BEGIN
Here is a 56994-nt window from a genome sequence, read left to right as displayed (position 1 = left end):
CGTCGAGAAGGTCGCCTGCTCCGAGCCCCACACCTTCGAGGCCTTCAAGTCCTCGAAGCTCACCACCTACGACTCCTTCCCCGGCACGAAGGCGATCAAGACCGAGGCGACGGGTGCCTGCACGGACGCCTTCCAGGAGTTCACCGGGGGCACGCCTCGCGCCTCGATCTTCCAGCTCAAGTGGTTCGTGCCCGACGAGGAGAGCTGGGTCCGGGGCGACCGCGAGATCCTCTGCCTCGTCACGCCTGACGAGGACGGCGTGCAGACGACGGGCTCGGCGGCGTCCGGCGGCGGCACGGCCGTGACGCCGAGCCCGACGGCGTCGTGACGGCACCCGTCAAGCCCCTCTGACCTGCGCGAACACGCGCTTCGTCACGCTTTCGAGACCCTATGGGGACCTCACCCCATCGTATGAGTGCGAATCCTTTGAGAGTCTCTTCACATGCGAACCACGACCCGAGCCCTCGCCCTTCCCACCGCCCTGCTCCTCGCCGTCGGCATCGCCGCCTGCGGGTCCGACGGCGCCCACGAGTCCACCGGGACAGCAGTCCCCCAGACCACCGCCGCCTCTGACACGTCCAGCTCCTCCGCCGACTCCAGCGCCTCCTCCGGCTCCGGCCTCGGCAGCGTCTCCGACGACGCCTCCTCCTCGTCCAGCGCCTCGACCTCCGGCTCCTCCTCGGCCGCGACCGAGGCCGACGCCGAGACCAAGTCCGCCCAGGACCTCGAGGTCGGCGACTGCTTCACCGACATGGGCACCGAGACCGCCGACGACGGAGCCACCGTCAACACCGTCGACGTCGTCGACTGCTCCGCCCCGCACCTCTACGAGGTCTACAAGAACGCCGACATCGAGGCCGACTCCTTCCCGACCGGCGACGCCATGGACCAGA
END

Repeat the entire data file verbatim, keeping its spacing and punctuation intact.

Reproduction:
Here is a 56994-nt window from a genome sequence, read left to right as displayed (position 1 = left end):
CGTCGAGAAGGTCGCCTGCTCCGAGCCCCACACCTTCGAGGCCTTCAAGTCCTCGAAGCTCACCACCTACGACTCCTTCCCCGGCACGAAGGCGATCAAGACCGAGGCGACGGGTGCCTGCACGGACGCCTTCCAGGAGTTCACCGGGGGCACGCCTCGCGCCTCGATCTTCCAGCTCAAGTGGTTCGTGCCCGACGAGGAGAGCTGGGTCCGGGGCGACCGCGAGATCCTCTGCCTCGTCACGCCTGACGAGGACGGCGTGCAGACGACGGGCTCGGCGGCGTCCGGCGGCGGCACGGCCGTGACGCCGAGCCCGACGGCGTCGTGACGGCACCCGTCAAGCCCCTCTGACCTGCGCGAACACGCGCTTCGTCACGCTTTCGAGACCCTATGGGGACCTCACCCCATCGTATGAGTGCGAATCCTTTGAGAGTCTCTTCACATGCGAACCACGACCCGAGCCCTCGCCCTTCCCACCGCCCTGCTCCTCGCCGTCGGCATCGCCGCCTGCGGGTCCGACGGCGCCCACGAGTCCACCGGGACAGCAGTCCCCCAGACCACCGCCGCCTCTGACACGTCCAGCTCCTCCGCCGACTCCAGCGCCTCCTCCGGCTCCGGCCTCGGCAGCGTCTCCGACGACGCCTCCTCCTCGTCCAGCGCCTCGACCTCCGGCTCCTCCTCGGCCGCGACCGAGGCCGACGCCGAGACCAAGTCCGCCCAGGACCTCGAGGTCGGCGACTGCTTCACCGACATGGGCACCGAGACCGCCGACGACGGAGCCACCGTCAACACCGTCGACGTCGTCGACTGCTCCGCCCCGCACCTCTACGAGGTCTACAAGAACGCCGACATCGAGGCCGACTCCTTCCCGACCGGCGACGCCATGGACCAGA